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On March 7, 1876, the Mississippi changed the location of its main channel at a place about 20 miles up the river from Memphis, since known as “the Centennial Cut-off.” The Mississippi, before this cut-off occurred, flowed northeastward along the west side of Brandywine Island, Ark. At the time of the avulsion the whole volume of the river with a head of 7 or 8 feet cut through a narrow neck of land, overcame the current flowing northeastward, and swept it backward for about 4 miles, thus reversing the direction of flow and forming a new main channel. An area of about 5 square miles of Arkansas land was left on the east side of the river, and 25 square miles of land belonging to Tennessee on the west side. In order to determine the proper location of the boundary between the two States at this place, Arkansas brought suit in the United States Supreme Court against Tennessee, which was argued in the October term, 1917. The report of this case " gives a great many references to court decisions regarding water boundaries in general. Three commissioners were appointed in 1918 1 to survey the line. Their report, filed May 24, 1921, was confirmed by the United States Supreme Court November 16, 1925.2
The north boundary of Arkansas was surveyed in 1823 and resurveyed by a joint commission of Arkansas and Missouri between 1843 and 1846, commencing at a point near the Mississippi whose latitude from sextant observation was determined as 36o. The marks consisted of tree blazes, wooden posts, and mounds of earth and stone. The 1843 line, which differ materially from that previously marked, was accepted by the legislatures and ratified by congressional act of February 15, 1848.3 Copies of the field notes of both lines are in the General Land Office records.
The part of the west boundary south of the Arkansas River was surveyed and marked in 1825, and that from Old Fort Smith to the southwest corner of Missouri in 1831.
A resurvey of the west boundary was commenced in 1857, but after the surveyors had run it 8 miles due south from the Arkansas River they were directed to return to Fort Smith and to retrace the line of the previous survey, which had been found to diverge to the west.5
A resurvey and re-marking of the entire west boundary was authorized in 1875. This work, which was completed in 1877, showed that the lines from Old Fort Smith both southward and northward diverged to the west, thereby adding to the area of
90 246 U. S. 158. 1 247 U. S. 461. 2 See 269 U. S. 152 and 271 U. S. 629. 39 Stat. L. 211. 4 Missouri, vols. 362 and 363. 6 40th Cong., 2d sess., H. Ex. Doc. 133. • 18 Stat. L. 476.
Arkansas more than 200 square miles, the boundary mark on the Red River being 4 miles 16 chains west of a due south line from Old Fort Smith.? The Cherokee and Choctaw Indians were paid for the land of which they had thus been wrongfully deprived. 8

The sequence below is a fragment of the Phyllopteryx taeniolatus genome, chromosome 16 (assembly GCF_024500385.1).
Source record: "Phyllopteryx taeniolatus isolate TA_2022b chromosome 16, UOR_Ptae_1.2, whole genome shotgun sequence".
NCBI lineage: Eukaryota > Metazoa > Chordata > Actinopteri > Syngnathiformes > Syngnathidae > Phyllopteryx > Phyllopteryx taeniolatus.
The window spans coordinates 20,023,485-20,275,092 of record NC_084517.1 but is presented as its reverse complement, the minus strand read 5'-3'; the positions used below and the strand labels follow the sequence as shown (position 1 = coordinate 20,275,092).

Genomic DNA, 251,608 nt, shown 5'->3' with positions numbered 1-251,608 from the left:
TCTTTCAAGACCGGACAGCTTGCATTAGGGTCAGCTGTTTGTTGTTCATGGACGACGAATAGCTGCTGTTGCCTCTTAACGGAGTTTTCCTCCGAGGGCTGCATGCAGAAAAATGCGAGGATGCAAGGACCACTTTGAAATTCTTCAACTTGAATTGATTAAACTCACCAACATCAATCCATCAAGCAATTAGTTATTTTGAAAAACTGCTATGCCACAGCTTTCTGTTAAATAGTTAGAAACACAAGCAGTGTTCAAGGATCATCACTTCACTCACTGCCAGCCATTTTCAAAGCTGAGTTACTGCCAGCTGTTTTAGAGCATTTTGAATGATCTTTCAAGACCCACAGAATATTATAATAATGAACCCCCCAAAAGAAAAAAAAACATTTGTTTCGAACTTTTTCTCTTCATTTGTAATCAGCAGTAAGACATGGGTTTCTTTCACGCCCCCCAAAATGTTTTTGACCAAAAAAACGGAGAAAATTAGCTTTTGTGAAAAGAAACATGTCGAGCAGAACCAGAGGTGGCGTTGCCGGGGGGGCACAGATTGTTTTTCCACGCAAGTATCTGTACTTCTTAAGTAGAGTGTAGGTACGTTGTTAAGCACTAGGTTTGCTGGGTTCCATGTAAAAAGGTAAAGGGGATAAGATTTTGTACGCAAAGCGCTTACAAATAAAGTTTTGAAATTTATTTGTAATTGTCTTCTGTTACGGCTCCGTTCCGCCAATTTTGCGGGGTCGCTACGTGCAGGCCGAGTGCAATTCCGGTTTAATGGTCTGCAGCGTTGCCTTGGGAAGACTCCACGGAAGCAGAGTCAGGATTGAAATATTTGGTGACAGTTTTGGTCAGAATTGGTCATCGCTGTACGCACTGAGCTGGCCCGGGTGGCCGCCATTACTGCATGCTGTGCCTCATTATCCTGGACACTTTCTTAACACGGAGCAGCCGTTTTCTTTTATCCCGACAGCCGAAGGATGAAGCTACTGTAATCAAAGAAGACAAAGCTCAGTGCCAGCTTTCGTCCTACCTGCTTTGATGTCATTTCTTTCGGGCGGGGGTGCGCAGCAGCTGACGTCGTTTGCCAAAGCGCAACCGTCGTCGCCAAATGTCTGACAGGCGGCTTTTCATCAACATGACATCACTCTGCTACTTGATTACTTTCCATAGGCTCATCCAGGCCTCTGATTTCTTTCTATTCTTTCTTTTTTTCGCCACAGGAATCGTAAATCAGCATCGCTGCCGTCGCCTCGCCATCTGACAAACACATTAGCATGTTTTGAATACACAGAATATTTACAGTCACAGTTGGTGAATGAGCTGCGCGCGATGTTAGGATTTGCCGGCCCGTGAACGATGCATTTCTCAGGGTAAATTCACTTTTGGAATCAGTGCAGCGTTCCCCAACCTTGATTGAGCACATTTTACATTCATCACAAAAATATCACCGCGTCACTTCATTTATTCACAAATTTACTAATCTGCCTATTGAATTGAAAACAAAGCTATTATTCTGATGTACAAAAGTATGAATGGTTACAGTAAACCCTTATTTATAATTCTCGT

Tennessee was originally a part of North Carolina. In 1784 the Legislature of North Carolina passed an act of cession to the United States of its western counties, and although the act was soon afterward repealed the people of Greene, Sullivan, and Washington Counties (now eastern Tennessee), believing themselves to be without proper government and inadequately defended against the Indians, revolted in 1785 and proceeded to organize an independent State to be called Frankland. A constitution was adopted, and a governor and a legislature were elected. It was planned to invite the inhabitants of adjoining areas now forming parts of Virginia, West Virginia, Ohio, Kentucky, Tennessee, and Alabama to join the movement and thus create a large State, but the continued opposition of North Carolina finally prevailed, and in 1788 North Carolina again gained control.
North Carolina in 1790 again passed an act ceding her western lands to the United States. The cession was accepted by act of Congress approved on April 2 of that year, and a government was provided for in “An act for the government of the territory of the United States south of the Ohio River.” 10 The boundaries described in the act of cession are substantially those of the State of Tennessee at the present day.11 (See fig. 10.)
Tennessee was admitted to the Union as a State by act approved June 1, 1796. The act of admission defined it as "the whole of the territory ceded to the United States by the State of North Caro
For the history of the eastern boundary, see North Carolina, page 149; for the southern boundary, see Georgia, page 156; Alabama, page 163; and Mississippi, page 165.
The middle of the Mississippi River became the western boundary of this area by the treaty of peace of 1783.
7 45th Cong., 3d sess., S. Rept. 714.
9 See Haywood, John, The civil and political history of the State of Tennessee, pp. 142–175, Knoxville, 1823; and Am. Hist. Rev., vol. 8, pp. 271-293, 1903.
101 Stat. L. 123.
11 There are excellent historical descriptions of the Kentucky boundaries in Carroll, J. D., General statutes of Kentucky, 3d ed., pp. 240_243, Louisville, 1903; in Staunton, R. H., Revised statutes of Kentucky, vol. 1, pp. 211-220, Cincinnati, 1860; and in Shannon, R. T., A compilation of the Tennessee statutes, vol. 1, pp. 33–62, Nashville, 1917.
121 Stat. L. 491.
Virginia and North Carolina, prior to the creation of the States of Kentucky and Tennessee, appointed commissioners—Messrs. Walker and Henderson-to run and mark their common boundary on the parallel of latitude 36° 30'. From a point on the top of the Cumberland Mountains, now the southeast corner of Kentucky, Walker ran and marked the line to a point on the Tennessee River. This line, called Walker's line, was regarded for many years as the dividing line between Kentucky and Tennessee. It has since been ascertained, however, that Walker's line was about 3' north of latitude 36° 30'.
The Indian title to the land west of the Tennessee River being extinguished by the treaty of 1819, the Legislature of Kentucky appointed Robert Alexander and Luke Munsell to ascertain the true point of latitude 36° 30' on the Mississippi and to run and mark a line east on that parallel, which was done as far east as the Ten
In 1820 commissioners were appointed by Kentucky and Tennessee to settle the boundary. Their report, ratified by the States and approved by Congress May 12, 1820, is in part as follows: 14
The line of boundary and separation between the States of Kentucky and Tennessee shall be as follows, to wit: The line run by the Virginia commissioners, in the years 1779 and 1780, commonly called Walker's line, as the same is reputed, understood, and acted upon by the said States, their respective officers and citizens, from the southeastern corner of Kentucky to the Tennessee river; thence with and up said river to the point where the line of Alexander and Munsell, run by them in the last year under the authority of an act of the legislature of Kentucky entitled an act to run the boundary line between this state and the state of Tennessee, west of the Tennessee river, approved Feb ruary the 8th, 1819, would cross said river; and thence with the said line of Alexander and Munsell to the termination thereof on the Mississippi river, below New Madrid.